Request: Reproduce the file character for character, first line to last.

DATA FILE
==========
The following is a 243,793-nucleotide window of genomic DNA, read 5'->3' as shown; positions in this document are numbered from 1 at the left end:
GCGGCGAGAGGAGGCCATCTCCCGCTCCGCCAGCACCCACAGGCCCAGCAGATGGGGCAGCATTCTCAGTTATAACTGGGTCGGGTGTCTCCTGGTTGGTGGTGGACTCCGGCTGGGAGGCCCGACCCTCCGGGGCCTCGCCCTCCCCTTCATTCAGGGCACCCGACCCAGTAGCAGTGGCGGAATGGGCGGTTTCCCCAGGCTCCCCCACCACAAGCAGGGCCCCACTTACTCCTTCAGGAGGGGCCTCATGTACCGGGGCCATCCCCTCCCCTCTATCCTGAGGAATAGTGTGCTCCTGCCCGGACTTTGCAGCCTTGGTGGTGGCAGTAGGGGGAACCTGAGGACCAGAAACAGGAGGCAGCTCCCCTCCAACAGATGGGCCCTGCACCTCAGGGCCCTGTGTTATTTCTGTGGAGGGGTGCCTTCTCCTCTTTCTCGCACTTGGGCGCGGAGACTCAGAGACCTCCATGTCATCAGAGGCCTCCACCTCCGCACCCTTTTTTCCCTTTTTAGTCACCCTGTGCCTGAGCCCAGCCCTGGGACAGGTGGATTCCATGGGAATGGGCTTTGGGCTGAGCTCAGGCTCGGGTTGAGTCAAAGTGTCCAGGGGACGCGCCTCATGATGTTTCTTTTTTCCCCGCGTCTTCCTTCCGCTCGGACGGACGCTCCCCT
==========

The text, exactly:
The following is a 243,793-nucleotide window of genomic DNA, read 5'->3' as shown; positions in this document are numbered from 1 at the left end:
GCGGCGAGAGGAGGCCATCTCCCGCTCCGCCAGCACCCACAGGCCCAGCAGATGGGGCAGCATTCTCAGTTATAACTGGGTCGGGTGTCTCCTGGTTGGTGGTGGACTCCGGCTGGGAGGCCCGACCCTCCGGGGCCTCGCCCTCCCCTTCATTCAGGGCACCCGACCCAGTAGCAGTGGCGGAATGGGCGGTTTCCCCAGGCTCCCCCACCACAAGCAGGGCCCCACTTACTCCTTCAGGAGGGGCCTCATGTACCGGGGCCATCCCCTCCCCTCTATCCTGAGGAATAGTGTGCTCCTGCCCGGACTTTGCAGCCTTGGTGGTGGCAGTAGGGGGAACCTGAGGACCAGAAACAGGAGGCAGCTCCCCTCCAACAGATGGGCCCTGCACCTCAGGGCCCTGTGTTATTTCTGTGGAGGGGTGCCTTCTCCTCTTTCTCGCACTTGGGCGCGGAGACTCAGAGACCTCCATGTCATCAGAGGCCTCCACCTCCGCACCCTTTTTTCCCTTTTTAGTCACCCTGTGCCTGAGCCCAGCCCTGGGACAGGTGGATTCCATGGGAATGGGCTTTGGGCTGAGCTCAGGCTCGGGTTGAGTCAAAGTGTCCAGGGGACGCGCCTCATGATGTTTCTTTTTTCCCCGCGTCTTCCTTCCGCTCGGACGGACGCTCCCCT